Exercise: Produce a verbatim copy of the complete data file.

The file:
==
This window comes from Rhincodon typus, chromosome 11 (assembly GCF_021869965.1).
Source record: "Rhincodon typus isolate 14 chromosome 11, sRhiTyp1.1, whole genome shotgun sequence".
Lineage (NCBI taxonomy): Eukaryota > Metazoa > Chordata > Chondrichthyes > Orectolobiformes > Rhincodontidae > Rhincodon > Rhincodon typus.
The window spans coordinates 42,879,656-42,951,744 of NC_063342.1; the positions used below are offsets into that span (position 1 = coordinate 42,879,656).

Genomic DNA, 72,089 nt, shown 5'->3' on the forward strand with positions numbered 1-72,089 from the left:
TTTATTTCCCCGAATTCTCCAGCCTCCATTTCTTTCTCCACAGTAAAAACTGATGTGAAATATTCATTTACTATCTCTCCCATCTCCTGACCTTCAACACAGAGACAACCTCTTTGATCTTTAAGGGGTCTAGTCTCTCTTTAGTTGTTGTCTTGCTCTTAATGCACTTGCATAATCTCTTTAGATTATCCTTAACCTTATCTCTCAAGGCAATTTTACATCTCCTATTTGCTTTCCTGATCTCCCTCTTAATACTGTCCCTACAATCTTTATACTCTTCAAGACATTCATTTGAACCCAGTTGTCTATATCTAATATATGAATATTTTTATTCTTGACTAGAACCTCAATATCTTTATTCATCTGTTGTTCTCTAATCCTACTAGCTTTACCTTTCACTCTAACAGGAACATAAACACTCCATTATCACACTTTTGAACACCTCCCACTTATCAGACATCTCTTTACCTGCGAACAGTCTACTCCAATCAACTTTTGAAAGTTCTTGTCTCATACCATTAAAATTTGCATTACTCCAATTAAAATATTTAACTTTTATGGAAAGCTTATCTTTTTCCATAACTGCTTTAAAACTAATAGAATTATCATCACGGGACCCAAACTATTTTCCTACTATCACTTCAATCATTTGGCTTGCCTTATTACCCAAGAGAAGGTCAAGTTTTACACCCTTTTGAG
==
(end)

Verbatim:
This window comes from Rhincodon typus, chromosome 11 (assembly GCF_021869965.1).
Source record: "Rhincodon typus isolate 14 chromosome 11, sRhiTyp1.1, whole genome shotgun sequence".
Lineage (NCBI taxonomy): Eukaryota > Metazoa > Chordata > Chondrichthyes > Orectolobiformes > Rhincodontidae > Rhincodon > Rhincodon typus.
The window spans coordinates 42,879,656-42,951,744 of NC_063342.1; the positions used below are offsets into that span (position 1 = coordinate 42,879,656).

Genomic DNA, 72,089 nt, shown 5'->3' on the forward strand with positions numbered 1-72,089 from the left:
TTTATTTCCCCGAATTCTCCAGCCTCCATTTCTTTCTCCACAGTAAAAACTGATGTGAAATATTCATTTACTATCTCTCCCATCTCCTGACCTTCAACACAGAGACAACCTCTTTGATCTTTAAGGGGTCTAGTCTCTCTTTAGTTGTTGTCTTGCTCTTAATGCACTTGCATAATCTCTTTAGATTATCCTTAACCTTATCTCTCAAGGCAATTTTACATCTCCTATTTGCTTTCCTGATCTCCCTCTTAATACTGTCCCTACAATCTTTATACTCTTCAAGACATTCATTTGAACCCAGTTGTCTATATCTAATATATGAATATTTTTATTCTTGACTAGAACCTCAATATCTTTATTCATCTGTTGTTCTCTAATCCTACTAGCTTTACCTTTCACTCTAACAGGAACATAAACACTCCATTATCACACTTTTGAACACCTCCCACTTATCAGACATCTCTTTACCTGCGAACAGTCTACTCCAATCAACTTTTGAAAGTTCTTGTCTCATACCATTAAAATTTGCATTACTCCAATTAAAATATTTAACTTTTATGGAAAGCTTATCTTTTTCCATAACTGCTTTAAAACTAATAGAATTATCATCACGGGACCCAAACTATTTTCCTACTATCACTTCAATCATTTGGCTTGCCTTATTACCCAAGAGAAGGTCAAGTTTTACACCCTTTTGAG